✔ Evidence-based instructions are tried
and true teaching practices that are
effective in any classroom. There is
ample research on strategies that work
in all teaching environments whether
in-person, online, or in a hybrid model.
Teachers should invest in each of their
students and get to know each one as
much as possible. This type of
instructional practice differentiates
successful teaching and includes the
What is evidence- based Instructions?
materials and methods
that have been tested and
found to be effective for
large groups of diverse
students and across two or
research studies. 3
DR. Brown taught social
studies and history as well
as special education for 10
years prior to earning her
Ph.D. in special education
and school psychology at
the University of
The term evidence-based is understood to mean that a particular
practice has been shown to be effective in two or more studies
with different groups and settings of students. For this reason,
evidence-based instruction is more likely to work with students
across more varied schools and settings.
is an instructional approach, practice,
or methodology that is derived from
evidence. Such evidence is often a
derivative of empirical research,
resulting in reliable, trustworthy, and
valid substantiation suggesting that a
program or practice is effective and
that all proofs or facts that support
such a program or practice are
scientifically based.8 Professional
wisdom, based on educators’ individual
experiences and consensus, also
provides a source of evidence.
What Is Evidence-Based Instruction?
1. Objective—data that any evaluator will identify and interpret similarly.
2. Valid—data that adequately represent the tasks needed to accomplish success.
3. Reliable—data that will remain essentially unchanged if collected on
a different day or by a different person.
4. Systematic—data that are collected according to a rigorous design of
either experimentation or observation.
5. Refereed—data that are approved.
How to Utilize Evidence-Based
Instruction in the Classroom
1. Utilizing questioning techniques as prelude to discussion and
instruction. An example of this includes questions such as, “What do
you think you will really use?” and “What do you expect to learn from
2. Applying retrieval strategies, using background knowledge, and
activating prior learning. This helps assess where teachers need to
begin instruction, reteach, and review.
3. Quizzing and incorporating pre-tests improves student learning and
maximizes the time spent teaching and planning. This includes using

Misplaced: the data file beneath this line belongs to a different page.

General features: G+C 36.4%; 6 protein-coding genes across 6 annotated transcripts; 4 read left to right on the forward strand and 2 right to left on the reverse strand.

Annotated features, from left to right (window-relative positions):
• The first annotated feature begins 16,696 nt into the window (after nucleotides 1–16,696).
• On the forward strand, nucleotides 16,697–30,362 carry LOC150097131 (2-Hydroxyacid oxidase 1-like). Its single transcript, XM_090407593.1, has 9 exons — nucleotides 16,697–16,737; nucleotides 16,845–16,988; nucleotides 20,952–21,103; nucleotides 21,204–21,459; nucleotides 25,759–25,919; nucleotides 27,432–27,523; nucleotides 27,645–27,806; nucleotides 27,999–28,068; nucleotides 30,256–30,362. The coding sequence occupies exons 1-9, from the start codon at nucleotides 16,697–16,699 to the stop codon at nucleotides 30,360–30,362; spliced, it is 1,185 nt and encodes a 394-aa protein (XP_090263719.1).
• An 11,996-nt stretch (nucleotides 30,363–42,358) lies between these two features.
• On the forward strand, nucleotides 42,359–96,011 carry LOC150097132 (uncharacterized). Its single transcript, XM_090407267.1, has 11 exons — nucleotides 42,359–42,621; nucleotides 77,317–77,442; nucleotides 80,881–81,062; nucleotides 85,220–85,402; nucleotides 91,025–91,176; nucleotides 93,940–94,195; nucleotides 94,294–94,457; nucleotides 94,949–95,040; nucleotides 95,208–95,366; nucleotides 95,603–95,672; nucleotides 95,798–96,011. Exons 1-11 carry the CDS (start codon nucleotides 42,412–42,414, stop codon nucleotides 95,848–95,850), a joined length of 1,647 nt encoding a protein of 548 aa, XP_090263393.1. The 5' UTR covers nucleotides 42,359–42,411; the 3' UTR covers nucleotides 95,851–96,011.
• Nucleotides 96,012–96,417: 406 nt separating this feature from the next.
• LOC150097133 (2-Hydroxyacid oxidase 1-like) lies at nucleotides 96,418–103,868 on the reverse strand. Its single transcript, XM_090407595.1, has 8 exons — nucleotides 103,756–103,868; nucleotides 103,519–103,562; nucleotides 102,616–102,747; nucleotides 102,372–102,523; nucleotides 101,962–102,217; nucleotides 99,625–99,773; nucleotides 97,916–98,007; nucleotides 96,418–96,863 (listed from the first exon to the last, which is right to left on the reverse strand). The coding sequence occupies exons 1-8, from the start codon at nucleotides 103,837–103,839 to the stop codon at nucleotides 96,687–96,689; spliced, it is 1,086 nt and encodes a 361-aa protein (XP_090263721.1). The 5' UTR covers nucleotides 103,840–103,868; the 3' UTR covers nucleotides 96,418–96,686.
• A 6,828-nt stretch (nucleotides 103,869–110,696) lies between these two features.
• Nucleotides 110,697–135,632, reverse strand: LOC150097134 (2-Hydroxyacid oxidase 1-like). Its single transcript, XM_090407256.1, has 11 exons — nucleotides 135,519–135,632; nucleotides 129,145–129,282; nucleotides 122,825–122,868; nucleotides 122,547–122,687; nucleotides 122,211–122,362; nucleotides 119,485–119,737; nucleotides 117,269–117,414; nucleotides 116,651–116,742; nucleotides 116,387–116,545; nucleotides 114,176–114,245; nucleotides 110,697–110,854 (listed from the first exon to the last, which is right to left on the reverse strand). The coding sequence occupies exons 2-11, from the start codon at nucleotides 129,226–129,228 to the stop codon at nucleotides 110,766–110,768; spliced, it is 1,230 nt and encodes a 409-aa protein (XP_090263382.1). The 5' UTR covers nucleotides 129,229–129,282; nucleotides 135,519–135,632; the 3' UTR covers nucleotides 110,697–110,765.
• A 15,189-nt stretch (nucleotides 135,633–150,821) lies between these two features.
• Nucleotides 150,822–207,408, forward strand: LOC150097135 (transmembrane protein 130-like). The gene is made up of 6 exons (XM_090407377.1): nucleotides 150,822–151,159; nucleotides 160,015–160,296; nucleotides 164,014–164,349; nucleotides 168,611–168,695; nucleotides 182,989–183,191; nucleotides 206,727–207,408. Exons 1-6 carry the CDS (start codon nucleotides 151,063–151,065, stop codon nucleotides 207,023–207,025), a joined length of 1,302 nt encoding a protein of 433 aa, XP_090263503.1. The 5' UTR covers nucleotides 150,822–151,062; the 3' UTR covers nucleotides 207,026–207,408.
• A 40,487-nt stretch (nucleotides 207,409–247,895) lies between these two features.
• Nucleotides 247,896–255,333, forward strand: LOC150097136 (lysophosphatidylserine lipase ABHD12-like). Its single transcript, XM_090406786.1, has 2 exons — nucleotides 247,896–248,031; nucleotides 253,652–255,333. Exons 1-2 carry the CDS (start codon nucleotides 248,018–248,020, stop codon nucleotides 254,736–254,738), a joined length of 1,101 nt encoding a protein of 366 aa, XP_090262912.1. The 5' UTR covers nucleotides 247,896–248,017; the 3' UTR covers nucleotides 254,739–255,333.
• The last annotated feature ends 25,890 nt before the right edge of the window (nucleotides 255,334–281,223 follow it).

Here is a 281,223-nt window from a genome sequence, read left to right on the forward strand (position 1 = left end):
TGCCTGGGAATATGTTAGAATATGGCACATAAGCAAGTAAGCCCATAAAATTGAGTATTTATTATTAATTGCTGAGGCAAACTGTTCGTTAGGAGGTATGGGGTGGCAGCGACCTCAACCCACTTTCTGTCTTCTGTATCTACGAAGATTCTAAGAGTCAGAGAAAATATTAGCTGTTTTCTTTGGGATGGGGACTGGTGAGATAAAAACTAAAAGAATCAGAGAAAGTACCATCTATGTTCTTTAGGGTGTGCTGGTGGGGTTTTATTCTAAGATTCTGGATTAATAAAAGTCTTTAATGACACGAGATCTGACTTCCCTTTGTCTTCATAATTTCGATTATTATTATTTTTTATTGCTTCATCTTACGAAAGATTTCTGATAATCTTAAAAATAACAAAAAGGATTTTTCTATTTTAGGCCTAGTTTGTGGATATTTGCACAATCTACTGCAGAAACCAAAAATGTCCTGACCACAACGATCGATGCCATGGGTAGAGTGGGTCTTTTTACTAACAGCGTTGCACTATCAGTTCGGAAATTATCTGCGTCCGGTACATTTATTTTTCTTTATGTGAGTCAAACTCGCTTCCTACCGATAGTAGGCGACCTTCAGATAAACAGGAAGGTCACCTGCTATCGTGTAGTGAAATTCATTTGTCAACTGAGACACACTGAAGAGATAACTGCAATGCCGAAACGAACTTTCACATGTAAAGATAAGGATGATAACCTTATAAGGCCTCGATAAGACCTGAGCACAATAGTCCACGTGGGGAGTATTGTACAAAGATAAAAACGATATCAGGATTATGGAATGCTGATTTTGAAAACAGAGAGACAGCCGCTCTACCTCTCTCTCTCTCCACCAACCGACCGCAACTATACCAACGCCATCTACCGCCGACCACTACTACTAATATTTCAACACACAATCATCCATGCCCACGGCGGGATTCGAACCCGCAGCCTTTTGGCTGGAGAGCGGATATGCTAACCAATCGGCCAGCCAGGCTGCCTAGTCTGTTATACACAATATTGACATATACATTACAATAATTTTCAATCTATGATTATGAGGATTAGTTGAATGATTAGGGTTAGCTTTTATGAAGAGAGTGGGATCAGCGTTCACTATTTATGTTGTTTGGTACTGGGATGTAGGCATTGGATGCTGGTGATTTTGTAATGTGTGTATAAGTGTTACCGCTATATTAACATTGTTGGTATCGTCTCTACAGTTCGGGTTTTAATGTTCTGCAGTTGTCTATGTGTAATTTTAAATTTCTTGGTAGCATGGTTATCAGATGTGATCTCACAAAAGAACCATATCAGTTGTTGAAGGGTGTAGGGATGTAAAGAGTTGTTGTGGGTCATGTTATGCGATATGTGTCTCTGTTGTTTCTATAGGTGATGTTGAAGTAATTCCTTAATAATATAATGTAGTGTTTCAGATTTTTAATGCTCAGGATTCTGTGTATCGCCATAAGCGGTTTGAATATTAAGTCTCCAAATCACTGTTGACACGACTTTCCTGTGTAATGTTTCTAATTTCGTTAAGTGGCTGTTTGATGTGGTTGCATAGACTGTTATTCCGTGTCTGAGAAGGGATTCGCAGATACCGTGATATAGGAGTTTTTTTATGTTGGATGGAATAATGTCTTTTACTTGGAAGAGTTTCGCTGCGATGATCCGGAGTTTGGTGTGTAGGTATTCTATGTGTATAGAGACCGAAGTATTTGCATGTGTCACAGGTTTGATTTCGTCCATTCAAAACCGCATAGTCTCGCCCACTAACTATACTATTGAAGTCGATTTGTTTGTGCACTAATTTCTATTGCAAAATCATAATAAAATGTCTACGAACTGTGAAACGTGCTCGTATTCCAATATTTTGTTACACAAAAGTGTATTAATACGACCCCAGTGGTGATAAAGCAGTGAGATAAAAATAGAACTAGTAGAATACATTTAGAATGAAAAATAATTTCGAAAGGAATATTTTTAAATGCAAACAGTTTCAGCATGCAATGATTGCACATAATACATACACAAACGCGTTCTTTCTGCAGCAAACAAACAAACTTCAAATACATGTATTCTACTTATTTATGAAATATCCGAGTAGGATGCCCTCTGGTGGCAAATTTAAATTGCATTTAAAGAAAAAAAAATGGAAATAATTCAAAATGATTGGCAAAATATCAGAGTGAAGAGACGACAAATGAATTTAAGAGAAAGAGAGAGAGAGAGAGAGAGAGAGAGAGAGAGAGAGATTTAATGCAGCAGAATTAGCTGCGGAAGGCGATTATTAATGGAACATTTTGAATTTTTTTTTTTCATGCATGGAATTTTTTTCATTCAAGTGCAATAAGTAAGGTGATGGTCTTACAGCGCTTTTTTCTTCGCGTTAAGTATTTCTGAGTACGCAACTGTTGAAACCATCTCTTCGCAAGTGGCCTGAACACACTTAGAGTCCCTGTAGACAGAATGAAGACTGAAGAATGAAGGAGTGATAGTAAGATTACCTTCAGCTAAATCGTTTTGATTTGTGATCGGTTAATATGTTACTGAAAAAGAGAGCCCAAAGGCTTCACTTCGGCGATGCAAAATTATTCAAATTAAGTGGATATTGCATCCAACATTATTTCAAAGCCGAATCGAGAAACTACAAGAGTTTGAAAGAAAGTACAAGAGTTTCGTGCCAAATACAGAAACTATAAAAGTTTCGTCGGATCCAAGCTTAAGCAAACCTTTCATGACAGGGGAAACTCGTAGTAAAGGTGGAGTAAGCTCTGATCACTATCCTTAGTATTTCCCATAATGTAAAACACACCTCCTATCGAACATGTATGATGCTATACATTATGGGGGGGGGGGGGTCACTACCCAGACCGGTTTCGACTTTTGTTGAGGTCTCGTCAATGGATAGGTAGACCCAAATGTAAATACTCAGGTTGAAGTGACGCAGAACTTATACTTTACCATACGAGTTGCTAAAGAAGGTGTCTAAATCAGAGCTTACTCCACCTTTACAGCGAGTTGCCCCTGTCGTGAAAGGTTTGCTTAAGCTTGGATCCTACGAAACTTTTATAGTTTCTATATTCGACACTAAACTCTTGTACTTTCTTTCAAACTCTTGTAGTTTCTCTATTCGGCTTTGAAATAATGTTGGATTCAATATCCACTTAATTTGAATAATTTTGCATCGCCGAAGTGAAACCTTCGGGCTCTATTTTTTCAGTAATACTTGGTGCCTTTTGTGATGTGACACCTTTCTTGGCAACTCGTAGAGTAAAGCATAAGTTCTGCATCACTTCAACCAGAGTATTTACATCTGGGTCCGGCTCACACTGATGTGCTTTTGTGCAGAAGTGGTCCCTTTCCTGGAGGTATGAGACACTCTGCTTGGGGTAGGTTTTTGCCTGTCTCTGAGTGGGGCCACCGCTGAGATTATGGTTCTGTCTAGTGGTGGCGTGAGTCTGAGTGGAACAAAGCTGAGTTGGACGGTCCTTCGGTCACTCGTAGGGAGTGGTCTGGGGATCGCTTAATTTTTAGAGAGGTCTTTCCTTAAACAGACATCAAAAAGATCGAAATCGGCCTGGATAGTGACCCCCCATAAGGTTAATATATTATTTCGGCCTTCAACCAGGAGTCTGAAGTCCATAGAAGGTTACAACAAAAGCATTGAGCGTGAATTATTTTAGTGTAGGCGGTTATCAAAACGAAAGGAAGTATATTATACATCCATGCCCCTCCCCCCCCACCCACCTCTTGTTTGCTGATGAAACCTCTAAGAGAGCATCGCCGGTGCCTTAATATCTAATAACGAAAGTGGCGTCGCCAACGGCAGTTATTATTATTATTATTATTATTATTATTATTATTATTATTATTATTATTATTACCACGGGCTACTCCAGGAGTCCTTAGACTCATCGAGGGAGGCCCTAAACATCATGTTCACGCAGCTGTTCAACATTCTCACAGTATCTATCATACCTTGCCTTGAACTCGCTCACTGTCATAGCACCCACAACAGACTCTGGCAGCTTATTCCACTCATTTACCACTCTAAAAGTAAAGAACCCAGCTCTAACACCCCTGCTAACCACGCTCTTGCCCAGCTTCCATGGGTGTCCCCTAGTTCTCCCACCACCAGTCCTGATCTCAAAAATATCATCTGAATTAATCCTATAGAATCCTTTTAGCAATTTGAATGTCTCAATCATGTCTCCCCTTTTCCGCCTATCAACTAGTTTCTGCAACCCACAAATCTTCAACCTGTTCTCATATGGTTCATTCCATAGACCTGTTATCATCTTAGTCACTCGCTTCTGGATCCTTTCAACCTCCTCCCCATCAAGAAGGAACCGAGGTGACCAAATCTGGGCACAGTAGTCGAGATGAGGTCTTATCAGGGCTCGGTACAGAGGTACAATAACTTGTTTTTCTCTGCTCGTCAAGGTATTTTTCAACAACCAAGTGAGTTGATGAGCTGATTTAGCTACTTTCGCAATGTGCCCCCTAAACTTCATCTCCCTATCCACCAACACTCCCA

games and online quizzes. Great examples of these are audience 9
4. Making connections and
establish meaningful relationships
with what they are learning
using graphic organizers.
5. Scaffolding is a process
building on skills and information
from previous lessons, and
chunking information is a valuable
method for retention and
improving memory. Both of these
techniques have great success in
helping students learn and
6. Using probing questions or topics in
discussion. A good idea for this type of
approach is to open a discussion about a
controversial topic. This is a great way to get
all students alert and engaged. A little stress
in the learning environment is conducive to
learning and an opportunity for optimal
7. Incorporating Closing and Review with
questions such as, “What do you think was
the important thing we learned about
today? Asking the students if they have
any questions is not an appropriate way to
encourage discussion. This type of
questioning is too vague and does not
consider learning styles and preferences.
These techniques involve probing
What are the Benefits of
A priority is to set goals and
challenge students individually
or in small groups. Teachers
invest time in each of their
students, and this allows for
maximum growth and progress
to take place in the classroom.
Having a relationship with the
students is the most efficient
way to maximize growth in a
classroom along with integrating
Principles of instructions
✔ Begin lessons with short reviews of previous learning.
✔ 2 Present new material in small amounts; assist students as they practice
✔ Ask many questions and observe student responses; questions allow
students to connect new material 3 with prior learning.
✔ Provide models such as step-by-step demonstrations or think aloud to
work out 4 the problem.
✔ 5 Guide student practice by asking good questions and providing feedback.
Principles of instructions
✔ Check that students understand the material; doing so can help students learn
✔ 6 with fewer errors. Obtain a high success rate (~ 80%) through teaching in
✔ 7 guiding practice, and employing mastery learning techniques.
✔ 8 Provide scaffolds, or temporary supports, for difficult material. Prepare
students for and monitor independent practice; ample independent
✔ 9 practice is necessary for skills and knowledge to become automatic.
✔ 10 Engage students in weekly and monthly reviews of past material
When can it be implemented?
We can implement this within our
DAILY Teaching sessions.
It started from the lesson
objectives itself followed by
motivation/ drills up untill our
discussions. We can apply the